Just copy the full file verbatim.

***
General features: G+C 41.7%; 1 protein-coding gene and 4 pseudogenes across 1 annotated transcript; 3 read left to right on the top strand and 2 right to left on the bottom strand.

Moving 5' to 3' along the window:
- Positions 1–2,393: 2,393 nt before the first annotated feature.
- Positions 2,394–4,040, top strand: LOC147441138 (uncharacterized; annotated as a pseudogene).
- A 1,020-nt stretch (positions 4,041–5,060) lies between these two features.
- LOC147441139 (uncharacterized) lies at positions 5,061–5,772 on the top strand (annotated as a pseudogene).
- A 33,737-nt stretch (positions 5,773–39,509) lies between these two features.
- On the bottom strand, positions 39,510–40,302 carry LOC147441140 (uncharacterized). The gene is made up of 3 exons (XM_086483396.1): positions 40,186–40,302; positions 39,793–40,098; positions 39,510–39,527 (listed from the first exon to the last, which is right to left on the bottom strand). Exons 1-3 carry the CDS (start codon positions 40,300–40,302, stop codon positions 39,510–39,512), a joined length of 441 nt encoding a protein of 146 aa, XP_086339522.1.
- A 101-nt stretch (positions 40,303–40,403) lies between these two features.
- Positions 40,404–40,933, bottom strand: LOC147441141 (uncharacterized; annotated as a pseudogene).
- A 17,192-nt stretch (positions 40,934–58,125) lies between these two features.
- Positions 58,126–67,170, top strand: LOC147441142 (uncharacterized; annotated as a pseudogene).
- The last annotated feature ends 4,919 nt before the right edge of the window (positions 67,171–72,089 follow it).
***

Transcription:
General features: G+C 41.7%; 1 protein-coding gene and 4 pseudogenes across 1 annotated transcript; 3 read left to right on the top strand and 2 right to left on the bottom strand.

Moving 5' to 3' along the window:
- Positions 1–2,393: 2,393 nt before the first annotated feature.
- Positions 2,394–4,040, top strand: LOC147441138 (uncharacterized; annotated as a pseudogene).
- A 1,020-nt stretch (positions 4,041–5,060) lies between these two features.
- LOC147441139 (uncharacterized) lies at positions 5,061–5,772 on the top strand (annotated as a pseudogene).
- A 33,737-nt stretch (positions 5,773–39,509) lies between these two features.
- On the bottom strand, positions 39,510–40,302 carry LOC147441140 (uncharacterized). The gene is made up of 3 exons (XM_086483396.1): positions 40,186–40,302; positions 39,793–40,098; positions 39,510–39,527 (listed from the first exon to the last, which is right to left on the bottom strand). Exons 1-3 carry the CDS (start codon positions 40,300–40,302, stop codon positions 39,510–39,512), a joined length of 441 nt encoding a protein of 146 aa, XP_086339522.1.
- A 101-nt stretch (positions 40,303–40,403) lies between these two features.
- Positions 40,404–40,933, bottom strand: LOC147441141 (uncharacterized; annotated as a pseudogene).
- A 17,192-nt stretch (positions 40,934–58,125) lies between these two features.
- Positions 58,126–67,170, top strand: LOC147441142 (uncharacterized; annotated as a pseudogene).
- The last annotated feature ends 4,919 nt before the right edge of the window (positions 67,171–72,089 follow it).